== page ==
Here's the next thing I'd like to prove with Coq. I have two strings A and B consisting of characters from a to z. Let extendedA be an infinite string which is composed of the string A repeated infinitely. Let extendedB be an infinite string which is composed of the string B repeated infinitely. I would like to check whether extendedA is lexicographically smaller than extendedB. In order to check, we have a fact: extendedA < extendedB if and only if A + B < B + A. Questions:

- What is the best way to state this fact? I imagine that we could make extendedA and extendedB functions that map from nat to a type that denotes a character from a to z. I need suggestions to state this fact elegantly.
- What is the best strategy to prove this fact? Here is an informal proof, but I doubt this can be formalized elegantly. https://codeforces.com/blog/entry/91381?#comment-808323

Hello, is this question too vague? Do you need me to clarify the question?

Others might be able to understand the question, but for a noob like me an example would help make things clearer. :-)

Does the plus in A+B mean conctenation?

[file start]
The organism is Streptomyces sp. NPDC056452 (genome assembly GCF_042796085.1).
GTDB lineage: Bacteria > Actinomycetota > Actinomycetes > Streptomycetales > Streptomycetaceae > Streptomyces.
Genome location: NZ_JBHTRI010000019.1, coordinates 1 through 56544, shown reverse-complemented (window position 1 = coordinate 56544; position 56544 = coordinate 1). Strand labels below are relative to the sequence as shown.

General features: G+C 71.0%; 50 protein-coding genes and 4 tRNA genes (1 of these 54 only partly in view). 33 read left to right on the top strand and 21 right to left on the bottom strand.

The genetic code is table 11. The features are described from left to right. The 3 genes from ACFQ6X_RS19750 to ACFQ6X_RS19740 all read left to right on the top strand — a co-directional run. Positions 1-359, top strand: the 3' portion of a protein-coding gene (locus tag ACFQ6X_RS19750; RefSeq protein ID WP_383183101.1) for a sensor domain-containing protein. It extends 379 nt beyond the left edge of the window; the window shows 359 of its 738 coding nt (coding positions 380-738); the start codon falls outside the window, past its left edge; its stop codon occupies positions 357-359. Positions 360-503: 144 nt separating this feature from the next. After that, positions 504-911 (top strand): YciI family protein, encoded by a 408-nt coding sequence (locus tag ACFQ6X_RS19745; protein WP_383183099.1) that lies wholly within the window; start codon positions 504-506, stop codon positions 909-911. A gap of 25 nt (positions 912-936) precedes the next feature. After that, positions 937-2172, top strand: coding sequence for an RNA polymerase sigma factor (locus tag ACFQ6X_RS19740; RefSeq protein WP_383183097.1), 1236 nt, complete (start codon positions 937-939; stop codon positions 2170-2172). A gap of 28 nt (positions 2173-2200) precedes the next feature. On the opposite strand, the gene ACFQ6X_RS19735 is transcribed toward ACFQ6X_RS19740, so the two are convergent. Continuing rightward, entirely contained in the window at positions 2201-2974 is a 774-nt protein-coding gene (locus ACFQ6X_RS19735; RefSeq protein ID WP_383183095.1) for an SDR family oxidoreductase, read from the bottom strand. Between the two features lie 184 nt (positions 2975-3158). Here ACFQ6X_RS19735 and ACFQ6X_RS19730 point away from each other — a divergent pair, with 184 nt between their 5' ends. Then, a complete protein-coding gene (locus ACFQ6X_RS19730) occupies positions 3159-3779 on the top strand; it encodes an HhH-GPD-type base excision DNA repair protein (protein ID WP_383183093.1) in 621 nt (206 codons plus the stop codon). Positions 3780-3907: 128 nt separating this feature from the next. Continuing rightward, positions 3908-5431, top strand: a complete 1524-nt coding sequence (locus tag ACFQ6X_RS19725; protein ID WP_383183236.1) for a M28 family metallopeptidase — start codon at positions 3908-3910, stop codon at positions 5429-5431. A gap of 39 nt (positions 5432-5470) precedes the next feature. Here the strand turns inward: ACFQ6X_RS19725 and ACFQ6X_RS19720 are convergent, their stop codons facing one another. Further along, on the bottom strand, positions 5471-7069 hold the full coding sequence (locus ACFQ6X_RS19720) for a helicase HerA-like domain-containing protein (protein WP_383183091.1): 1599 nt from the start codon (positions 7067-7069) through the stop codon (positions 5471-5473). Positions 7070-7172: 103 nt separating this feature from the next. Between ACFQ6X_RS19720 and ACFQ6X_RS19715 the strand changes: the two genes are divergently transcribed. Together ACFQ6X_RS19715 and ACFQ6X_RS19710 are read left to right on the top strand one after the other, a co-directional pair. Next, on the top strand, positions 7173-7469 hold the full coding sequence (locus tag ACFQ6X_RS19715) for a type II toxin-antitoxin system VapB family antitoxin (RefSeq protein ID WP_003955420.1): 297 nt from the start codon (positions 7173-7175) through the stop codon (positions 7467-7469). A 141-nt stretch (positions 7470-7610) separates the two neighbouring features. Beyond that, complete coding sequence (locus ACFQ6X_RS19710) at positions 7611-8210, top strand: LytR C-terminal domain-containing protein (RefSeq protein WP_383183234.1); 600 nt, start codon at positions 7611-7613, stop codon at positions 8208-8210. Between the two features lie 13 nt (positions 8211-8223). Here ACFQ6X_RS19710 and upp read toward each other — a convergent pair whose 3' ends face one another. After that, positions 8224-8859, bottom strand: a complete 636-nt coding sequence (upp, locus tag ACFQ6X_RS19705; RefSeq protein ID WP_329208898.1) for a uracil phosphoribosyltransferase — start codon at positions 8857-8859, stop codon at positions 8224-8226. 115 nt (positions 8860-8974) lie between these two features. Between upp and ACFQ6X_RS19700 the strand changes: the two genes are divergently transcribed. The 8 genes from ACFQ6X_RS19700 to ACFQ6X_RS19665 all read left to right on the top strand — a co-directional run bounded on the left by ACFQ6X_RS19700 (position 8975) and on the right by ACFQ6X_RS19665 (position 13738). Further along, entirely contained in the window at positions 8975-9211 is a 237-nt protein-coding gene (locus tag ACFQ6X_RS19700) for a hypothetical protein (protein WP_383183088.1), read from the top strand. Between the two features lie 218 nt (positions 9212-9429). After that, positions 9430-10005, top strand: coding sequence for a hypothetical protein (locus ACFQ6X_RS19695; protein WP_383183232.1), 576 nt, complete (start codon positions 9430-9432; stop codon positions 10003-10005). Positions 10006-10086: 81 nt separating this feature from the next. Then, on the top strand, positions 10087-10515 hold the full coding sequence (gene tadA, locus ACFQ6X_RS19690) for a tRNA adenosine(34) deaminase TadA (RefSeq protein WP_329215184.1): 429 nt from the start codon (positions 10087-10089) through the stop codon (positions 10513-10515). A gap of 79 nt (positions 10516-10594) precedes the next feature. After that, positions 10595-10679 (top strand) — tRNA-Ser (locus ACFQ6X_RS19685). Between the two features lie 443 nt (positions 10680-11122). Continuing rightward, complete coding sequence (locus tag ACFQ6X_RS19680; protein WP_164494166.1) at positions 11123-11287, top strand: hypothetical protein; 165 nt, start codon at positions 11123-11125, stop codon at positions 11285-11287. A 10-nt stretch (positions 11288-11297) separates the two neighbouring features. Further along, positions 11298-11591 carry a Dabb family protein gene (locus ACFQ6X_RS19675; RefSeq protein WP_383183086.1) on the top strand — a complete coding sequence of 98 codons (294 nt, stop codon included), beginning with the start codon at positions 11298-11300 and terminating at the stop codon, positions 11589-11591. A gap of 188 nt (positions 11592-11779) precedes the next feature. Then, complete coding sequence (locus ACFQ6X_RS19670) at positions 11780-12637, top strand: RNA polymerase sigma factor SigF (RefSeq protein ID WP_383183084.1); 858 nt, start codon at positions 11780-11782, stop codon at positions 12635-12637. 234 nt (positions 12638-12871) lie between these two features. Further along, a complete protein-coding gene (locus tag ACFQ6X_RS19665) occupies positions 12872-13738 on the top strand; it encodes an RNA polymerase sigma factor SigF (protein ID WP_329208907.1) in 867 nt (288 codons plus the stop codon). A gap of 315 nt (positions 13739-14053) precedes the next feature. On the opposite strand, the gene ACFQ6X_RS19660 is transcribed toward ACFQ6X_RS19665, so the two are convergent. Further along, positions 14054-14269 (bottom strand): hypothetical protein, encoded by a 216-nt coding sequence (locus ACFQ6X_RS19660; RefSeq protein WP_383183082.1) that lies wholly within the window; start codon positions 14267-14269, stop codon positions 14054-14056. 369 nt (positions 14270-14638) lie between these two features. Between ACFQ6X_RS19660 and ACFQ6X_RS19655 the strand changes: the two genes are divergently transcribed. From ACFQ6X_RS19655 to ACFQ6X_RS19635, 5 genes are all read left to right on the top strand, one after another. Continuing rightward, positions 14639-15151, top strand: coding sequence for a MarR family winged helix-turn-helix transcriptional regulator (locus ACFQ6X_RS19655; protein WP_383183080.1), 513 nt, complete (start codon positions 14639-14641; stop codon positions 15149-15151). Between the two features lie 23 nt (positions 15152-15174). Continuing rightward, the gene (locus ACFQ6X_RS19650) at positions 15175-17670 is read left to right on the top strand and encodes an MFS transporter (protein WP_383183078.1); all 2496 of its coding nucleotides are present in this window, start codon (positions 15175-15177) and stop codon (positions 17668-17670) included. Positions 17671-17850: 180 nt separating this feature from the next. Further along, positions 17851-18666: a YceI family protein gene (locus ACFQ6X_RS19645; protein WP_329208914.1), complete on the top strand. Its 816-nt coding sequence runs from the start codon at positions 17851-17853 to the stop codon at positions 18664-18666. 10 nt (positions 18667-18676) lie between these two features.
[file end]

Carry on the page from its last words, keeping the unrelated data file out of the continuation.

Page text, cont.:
the current recommended way to define and state properties about infinite objects seems to be negative coinductive types, like in the Interaction Trees library: https://github.com/DeepSpec/InteractionTrees

Some discussion here about positive vs. negative coinductive types in Coq: https://proofassistants.stackexchange.com/questions/583/what-is-the-state-of-coinductive-types-and-reasoning-in-coq

I am not sure the infiniteness is the problem here. The first line of the proof just tells us that we just need to look at the `(size A) * (size B)`

first characters, so the rest of the proof is finite.

but infinite strings are needed to formalize that first line

yep I guess simply using `nat -> Ascii`

would suffice.

Last updated: Jun 20 2024 at 11:02 UTC